What’s Behind Those Abuse-Of-Power Charges Against Perry?
Texas Gov. Rick Perry speaks at the Des Moines Register’s Political Soapbox at the Iowa State Fair on Tuesday. Late Friday, Perry was indicted on abuse-of-power charges. Charlie Neibergall/AP
Texas Gov. Rick Perry, considered a possible GOP presidential candidate in 2016, was indicted on felony abuse-of-power charges late Friday in connection with his veto of funding for state public corruption prosecutors.
The case, which has been bubbling for months, is complicated. Here’s a closer look at what we know from various sources:
The New York Times writes: “The long-simmering case has centered on Mr. Perry’s veto power as governor. His critics asserted that he used that power as leverage to try to get an elected official — Rosemary Lehmberg, the district attorney in Travis County — to step down after her arrest on a drunken-driving charge last year. Ms. Lehmberg is Austin’s top prosecutor and oversees a powerful public corruption unit that investigates state, local and federal officials; its work led to the 2005 indictment of a former Republican congressman, Tom DeLay, on charges of violating campaign finance laws.”
The Texas Observer notes that the circumstances of Lehmberg’s arrest and detention were “incredibly embarrassing stuff”:
“Police found an open vodka bottle in the car and arrested her. She verbally berated the arresting officers, and she didn’t stop the verbal abuse when she got to jail. Lehmberg was strapped into a restraining chair. Hours after her arrest, she blew a .239, almost three times the legal limit.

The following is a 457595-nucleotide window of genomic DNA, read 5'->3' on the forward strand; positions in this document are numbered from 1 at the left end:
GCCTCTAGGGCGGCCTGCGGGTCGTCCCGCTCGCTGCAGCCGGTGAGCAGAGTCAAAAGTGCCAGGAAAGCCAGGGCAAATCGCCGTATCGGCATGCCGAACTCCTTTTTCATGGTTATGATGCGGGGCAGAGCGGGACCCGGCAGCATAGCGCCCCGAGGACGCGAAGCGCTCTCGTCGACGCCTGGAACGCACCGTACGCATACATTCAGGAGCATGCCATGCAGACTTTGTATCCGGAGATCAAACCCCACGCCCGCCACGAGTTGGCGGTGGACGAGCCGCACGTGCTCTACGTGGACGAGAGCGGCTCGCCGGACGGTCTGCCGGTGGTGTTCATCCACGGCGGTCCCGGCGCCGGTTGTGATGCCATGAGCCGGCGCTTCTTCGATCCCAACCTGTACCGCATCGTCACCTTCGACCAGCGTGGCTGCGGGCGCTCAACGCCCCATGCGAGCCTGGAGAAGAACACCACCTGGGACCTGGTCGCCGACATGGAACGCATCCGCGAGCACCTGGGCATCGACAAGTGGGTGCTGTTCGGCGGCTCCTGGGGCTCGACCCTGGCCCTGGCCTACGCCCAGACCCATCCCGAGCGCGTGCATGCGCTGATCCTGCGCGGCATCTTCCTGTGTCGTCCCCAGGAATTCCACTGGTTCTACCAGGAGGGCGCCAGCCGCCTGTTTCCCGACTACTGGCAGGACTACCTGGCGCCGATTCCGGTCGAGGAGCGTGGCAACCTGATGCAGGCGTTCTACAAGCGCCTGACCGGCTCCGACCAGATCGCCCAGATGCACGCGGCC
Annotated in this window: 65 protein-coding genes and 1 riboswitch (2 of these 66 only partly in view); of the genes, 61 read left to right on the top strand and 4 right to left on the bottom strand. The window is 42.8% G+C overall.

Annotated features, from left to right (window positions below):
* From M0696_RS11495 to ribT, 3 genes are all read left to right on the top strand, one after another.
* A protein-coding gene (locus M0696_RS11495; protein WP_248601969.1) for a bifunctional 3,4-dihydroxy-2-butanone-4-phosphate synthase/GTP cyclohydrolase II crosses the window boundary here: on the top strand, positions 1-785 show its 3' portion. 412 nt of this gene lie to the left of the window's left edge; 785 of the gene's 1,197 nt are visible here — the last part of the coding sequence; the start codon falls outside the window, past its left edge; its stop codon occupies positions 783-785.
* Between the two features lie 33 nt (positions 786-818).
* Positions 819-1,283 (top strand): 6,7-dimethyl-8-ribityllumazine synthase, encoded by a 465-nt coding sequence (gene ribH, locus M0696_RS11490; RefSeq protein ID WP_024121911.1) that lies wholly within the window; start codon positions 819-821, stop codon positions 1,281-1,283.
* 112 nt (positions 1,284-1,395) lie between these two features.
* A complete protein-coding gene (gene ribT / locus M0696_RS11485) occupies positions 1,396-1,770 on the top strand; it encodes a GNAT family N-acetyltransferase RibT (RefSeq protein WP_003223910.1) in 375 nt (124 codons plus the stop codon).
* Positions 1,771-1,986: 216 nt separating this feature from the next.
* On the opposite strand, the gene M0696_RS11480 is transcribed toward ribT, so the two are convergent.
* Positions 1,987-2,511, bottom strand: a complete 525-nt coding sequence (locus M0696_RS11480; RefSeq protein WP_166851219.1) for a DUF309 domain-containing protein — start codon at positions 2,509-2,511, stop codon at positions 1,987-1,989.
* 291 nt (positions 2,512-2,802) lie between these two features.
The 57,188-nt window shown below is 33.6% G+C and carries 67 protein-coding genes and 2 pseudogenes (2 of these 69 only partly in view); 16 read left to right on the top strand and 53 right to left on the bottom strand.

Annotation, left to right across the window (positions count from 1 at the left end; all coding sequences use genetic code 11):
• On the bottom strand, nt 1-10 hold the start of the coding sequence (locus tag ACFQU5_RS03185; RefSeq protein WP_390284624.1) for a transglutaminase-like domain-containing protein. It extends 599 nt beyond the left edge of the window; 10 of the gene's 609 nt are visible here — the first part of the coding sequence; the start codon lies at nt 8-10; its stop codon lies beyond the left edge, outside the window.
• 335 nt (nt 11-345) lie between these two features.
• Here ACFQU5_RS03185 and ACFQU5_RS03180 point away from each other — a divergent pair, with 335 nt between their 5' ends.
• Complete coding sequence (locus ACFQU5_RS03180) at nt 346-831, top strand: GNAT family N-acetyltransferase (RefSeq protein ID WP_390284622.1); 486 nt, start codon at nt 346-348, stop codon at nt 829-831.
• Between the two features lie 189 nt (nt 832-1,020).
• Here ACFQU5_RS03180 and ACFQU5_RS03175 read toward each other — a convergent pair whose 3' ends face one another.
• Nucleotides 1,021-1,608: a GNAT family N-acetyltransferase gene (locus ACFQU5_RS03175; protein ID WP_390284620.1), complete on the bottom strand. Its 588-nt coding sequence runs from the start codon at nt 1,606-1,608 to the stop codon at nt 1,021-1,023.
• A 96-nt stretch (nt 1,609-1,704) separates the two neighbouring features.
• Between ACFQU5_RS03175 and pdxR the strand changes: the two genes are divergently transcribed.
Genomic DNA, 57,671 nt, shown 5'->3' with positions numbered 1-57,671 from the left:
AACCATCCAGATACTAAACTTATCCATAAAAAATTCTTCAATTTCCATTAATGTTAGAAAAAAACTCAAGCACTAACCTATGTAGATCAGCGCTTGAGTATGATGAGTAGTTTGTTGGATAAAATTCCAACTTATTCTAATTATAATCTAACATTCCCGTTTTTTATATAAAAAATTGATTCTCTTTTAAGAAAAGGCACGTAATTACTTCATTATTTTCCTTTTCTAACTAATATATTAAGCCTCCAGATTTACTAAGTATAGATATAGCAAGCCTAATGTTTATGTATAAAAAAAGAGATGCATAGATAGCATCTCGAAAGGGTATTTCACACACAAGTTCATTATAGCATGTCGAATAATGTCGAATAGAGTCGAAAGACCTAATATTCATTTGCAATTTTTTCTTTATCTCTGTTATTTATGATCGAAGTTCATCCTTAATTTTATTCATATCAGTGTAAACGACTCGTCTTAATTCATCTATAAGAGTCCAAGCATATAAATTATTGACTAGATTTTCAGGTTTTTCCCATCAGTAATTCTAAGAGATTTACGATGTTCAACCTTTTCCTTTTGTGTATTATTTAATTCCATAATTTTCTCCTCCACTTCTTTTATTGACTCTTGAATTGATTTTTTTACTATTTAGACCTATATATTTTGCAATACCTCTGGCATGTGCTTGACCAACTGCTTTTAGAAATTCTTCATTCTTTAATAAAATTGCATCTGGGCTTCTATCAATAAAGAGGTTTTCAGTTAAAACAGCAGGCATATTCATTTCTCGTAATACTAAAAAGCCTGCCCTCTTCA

“Lehmberg’s jailers starting filming her, as they sometimes do with uncooperative detainees. That footage quickly found its way into the hands of media outlets.”
Perry allegedly threatened to withdraw funding from the public corruption office if Lehmberg didn’t resign. She refused.
Subsequently, at the end of last year’s legislative session, “Perry eliminated the entirety of the Public Integrity Unit’s funding — some $8 million over two years. Money that was going to investigate, in small part, his own party’s mismanagement of state government agencies, including alleged corruption in CPRIT [the Cancer Prevention and Research Institute of Texas],” according to the Observer.
The Washington Post says:
“It appears to those on the governor’s side of the argument that he has the right to cut the funding of agencies run by people who will not quit on his demand.
“It appears to those on the prosecutor’s side that his funding veto and the threat that preceded it were an attempt to intimidate and coerce the office that has the job of policing corruption and ethics cases in state government.
“The threat is the thing. Had the governor simply cut the funding without saying anything — especially in public, but even in private — this would just be a strange veto. That is not unprecedented.”
Perry can continue to serve as governor while the case wends its way through the courts. But, not surprisingly, the indictment has led to speculation about the Texas governor’s chances in 2016.
Politico opines: “The indictment is a blow to Perry just as he’s trying to rehabilitate his image after a disastrous 2012 presidential run. But he also is the third major potential White House candidate on the Republican side — the others being Govs. Chris Christie of New Jersey and Scott Walker of Wisconsin — to face legal problems at a time when no clear GOP standard-bearer has appeared in the run-up to 2016.”
Even so, as FiveThirtyEight.com notes:
“Perry would have had a difficult time capturing the nomination even before Friday’s indictment. According to recent polls by NBC/Marist, Perry was at 7 percent in Iowa and 5 percent in New Hampshire. His Iowa numbers are especially depressed from where he was polling when he first declared his candidacy in 2012.
“Perhaps more importantly, Perry’s repeated gaffes in 2012 would have made it difficult for the GOP establishment to support him again in 2016.”